A customer’s experience of your brand is critical to whether or not they buy from you again. That experience can encompass everything from packaging to in-store service, brand advertising, and social-media buzz. But it’s the customer’s post-purchase experience that appears to have the most influence on their decision to make another purchase from you. In fact, 86% of customers say their post-purchase experience is what most influences whether or not they’ll choose your service again.
This may be most important to customers because it’s at this point in their relationship with your brand that they feel most powerless.
Consumers presently enjoy a great deal of power in their relationship with brands. They have more choice of vendors than ever across most sectors, the ability to join interest groups via social media, and opportunities to challenge brands publicly via online reviews. After their purchase is complete, some of that power is diminished–particularly if they buy online.
It’s when the customer has completed an online purchase but not yet received their item that they may feel most vulnerable. Perhaps that’s why this stage is the most vital when it comes to maintaining confidence in your brand.
This period is known as the anticipation window. Keep in mind that customers buying cross-border may be particularly anxious during this phase of the brand encounter. Meeting their desire for reassurance during this critical period may strongly influence their likelihood of buying from you again in future.
What’s the solution?
Offering a strong brand experience that meets the particular needs of customers post-purchase is vital to ensuring they feel confident and reassured. You must offer a robust return policy and satisfy their needs for support contact with you.
If problems arise post-purchase, make sure they’re addressed swiftly and meet–or even exceed–consumer expectation. You also need to ensure the return policy you provide fully satisfies your customer.
Transparency is particularly important to customers post-purchase as well as within the anticipation window. This means keeping customers up to date on the delivery process, whether that’s fulfilling a custom order or offering tracking that keeps them informed of delivery.
Customers are particularly eager to be notified during this period, so they are more likely to sign up for text alerts or click tracking links to check on the dispatch process. In fact, a customer will check a delivery tracking page an average of three times prior to receiving their purchase.
Another winning strategy is to reach out to customers to inquire if they’re happy with their purchase. Personalizing this communication can also add value and help strengthen the brand relationship.
Reaching out to the customer to inquire if they are satisfied–and not to sell anything–is a cost-efficient way to endear them further to your brand.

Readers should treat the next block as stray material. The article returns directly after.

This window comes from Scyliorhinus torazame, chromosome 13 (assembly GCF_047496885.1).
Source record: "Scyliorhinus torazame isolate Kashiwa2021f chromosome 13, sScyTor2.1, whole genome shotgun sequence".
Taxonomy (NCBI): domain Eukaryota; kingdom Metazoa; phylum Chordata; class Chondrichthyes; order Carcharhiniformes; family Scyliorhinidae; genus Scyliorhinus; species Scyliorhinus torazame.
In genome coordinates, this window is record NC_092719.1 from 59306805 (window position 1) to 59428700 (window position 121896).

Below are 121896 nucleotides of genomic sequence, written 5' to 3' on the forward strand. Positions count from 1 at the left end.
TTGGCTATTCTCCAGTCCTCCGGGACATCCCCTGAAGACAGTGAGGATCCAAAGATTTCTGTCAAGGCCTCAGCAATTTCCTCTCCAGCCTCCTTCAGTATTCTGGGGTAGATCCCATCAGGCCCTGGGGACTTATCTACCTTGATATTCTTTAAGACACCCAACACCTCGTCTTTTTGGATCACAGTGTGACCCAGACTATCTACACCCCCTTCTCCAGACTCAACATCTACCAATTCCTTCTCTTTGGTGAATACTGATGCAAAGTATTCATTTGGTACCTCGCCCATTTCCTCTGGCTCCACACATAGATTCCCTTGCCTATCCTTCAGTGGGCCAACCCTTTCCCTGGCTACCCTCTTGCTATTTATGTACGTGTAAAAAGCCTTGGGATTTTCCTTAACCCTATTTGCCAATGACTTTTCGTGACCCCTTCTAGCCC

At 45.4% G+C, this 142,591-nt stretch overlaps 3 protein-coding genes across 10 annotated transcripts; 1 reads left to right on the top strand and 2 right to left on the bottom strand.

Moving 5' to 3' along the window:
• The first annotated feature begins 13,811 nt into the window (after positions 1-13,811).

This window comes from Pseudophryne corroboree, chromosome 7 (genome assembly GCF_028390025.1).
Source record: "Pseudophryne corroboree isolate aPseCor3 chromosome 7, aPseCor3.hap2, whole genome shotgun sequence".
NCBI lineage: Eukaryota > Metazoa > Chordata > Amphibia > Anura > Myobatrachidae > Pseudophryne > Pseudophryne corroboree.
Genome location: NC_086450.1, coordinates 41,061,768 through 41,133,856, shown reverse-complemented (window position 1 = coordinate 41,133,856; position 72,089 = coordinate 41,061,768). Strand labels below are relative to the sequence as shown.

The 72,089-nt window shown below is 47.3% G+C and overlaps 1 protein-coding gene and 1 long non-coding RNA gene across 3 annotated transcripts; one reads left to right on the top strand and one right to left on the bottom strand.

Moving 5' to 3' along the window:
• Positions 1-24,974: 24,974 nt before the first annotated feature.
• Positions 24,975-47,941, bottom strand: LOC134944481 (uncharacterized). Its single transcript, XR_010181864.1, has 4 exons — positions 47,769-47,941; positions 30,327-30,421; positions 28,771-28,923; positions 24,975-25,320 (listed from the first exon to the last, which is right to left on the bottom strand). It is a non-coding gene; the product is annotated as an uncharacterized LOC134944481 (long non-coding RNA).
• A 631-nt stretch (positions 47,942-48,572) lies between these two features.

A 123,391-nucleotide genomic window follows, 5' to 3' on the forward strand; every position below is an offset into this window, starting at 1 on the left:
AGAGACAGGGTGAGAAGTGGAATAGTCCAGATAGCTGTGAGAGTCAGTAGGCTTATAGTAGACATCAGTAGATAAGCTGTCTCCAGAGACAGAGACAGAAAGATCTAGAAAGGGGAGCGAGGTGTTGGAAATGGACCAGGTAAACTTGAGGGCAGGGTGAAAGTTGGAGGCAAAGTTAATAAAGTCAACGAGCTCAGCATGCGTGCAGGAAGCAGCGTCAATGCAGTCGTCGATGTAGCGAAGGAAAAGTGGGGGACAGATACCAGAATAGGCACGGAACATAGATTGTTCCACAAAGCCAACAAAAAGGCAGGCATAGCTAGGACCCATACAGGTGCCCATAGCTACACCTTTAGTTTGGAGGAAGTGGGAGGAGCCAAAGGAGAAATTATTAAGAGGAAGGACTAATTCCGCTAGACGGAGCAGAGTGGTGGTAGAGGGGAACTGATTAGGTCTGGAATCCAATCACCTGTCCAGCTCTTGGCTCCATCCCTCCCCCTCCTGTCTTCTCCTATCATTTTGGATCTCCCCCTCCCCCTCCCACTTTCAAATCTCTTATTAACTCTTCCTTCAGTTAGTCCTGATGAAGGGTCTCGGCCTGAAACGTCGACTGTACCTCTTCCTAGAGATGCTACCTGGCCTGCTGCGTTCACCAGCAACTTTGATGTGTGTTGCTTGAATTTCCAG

Although businesses don’t like to dwell on what happens when things go wrong, ignoring this information can cost you repeat sales. Things can and do go wrong in retail, and how you put these right can not only help resolve the situation but even turn it around. If you impress your customer with the way you handle an error, they will be more likely to trust you and favor your brand again in future.
Narvar research shows how important it is to immediately admit when there’s a problem with a customer order. A whopping 98% of customers say they feel better about a company if they are notified immediately of any problems with their order. UP! Your Service has some great advice on how to ‘bounce back’ customers after something goes wrong.
Customers don’t just engage with your brand post-purchase if things go wrong. They’re also likely to return items for other reasons, such as the item not being what they expected. Having an easy return policy is critical to the customer experience. From Narvar’s survey alone, 70% of customers say an easy return policy would make them more likely to buy from a brand again.
Brands have been sucked into a discounting culture that’s massively damaging to both brand equity and profit margins. But customer loyalty isn’t generated through discounts. In fact, customers looking for a deal are more likely to shop around elsewhere.
Rather than only reaching out to customers with discounts and other offers, it’s important to segment your audience and reach out at particular touchpoints that are not promotionally driven.
On a practical level, having a robust engagement strategy in place that is not driven by promotions requires integrated systems and an email platform that supports segmentation. You’ll need to ensure you can segment your audience at particular digital, mobile, in-store, online, and social media touchpoints.
For many organizations, this may seem like an insurmountable task. In fact, it’s one of the reasons brands resort to the same, tired discounting strategies rather than working on lifecycle marketing. Yet all evidence points to the fact that focusing on the customer’s post-purchase needs is a sure-fire way to win repeat business.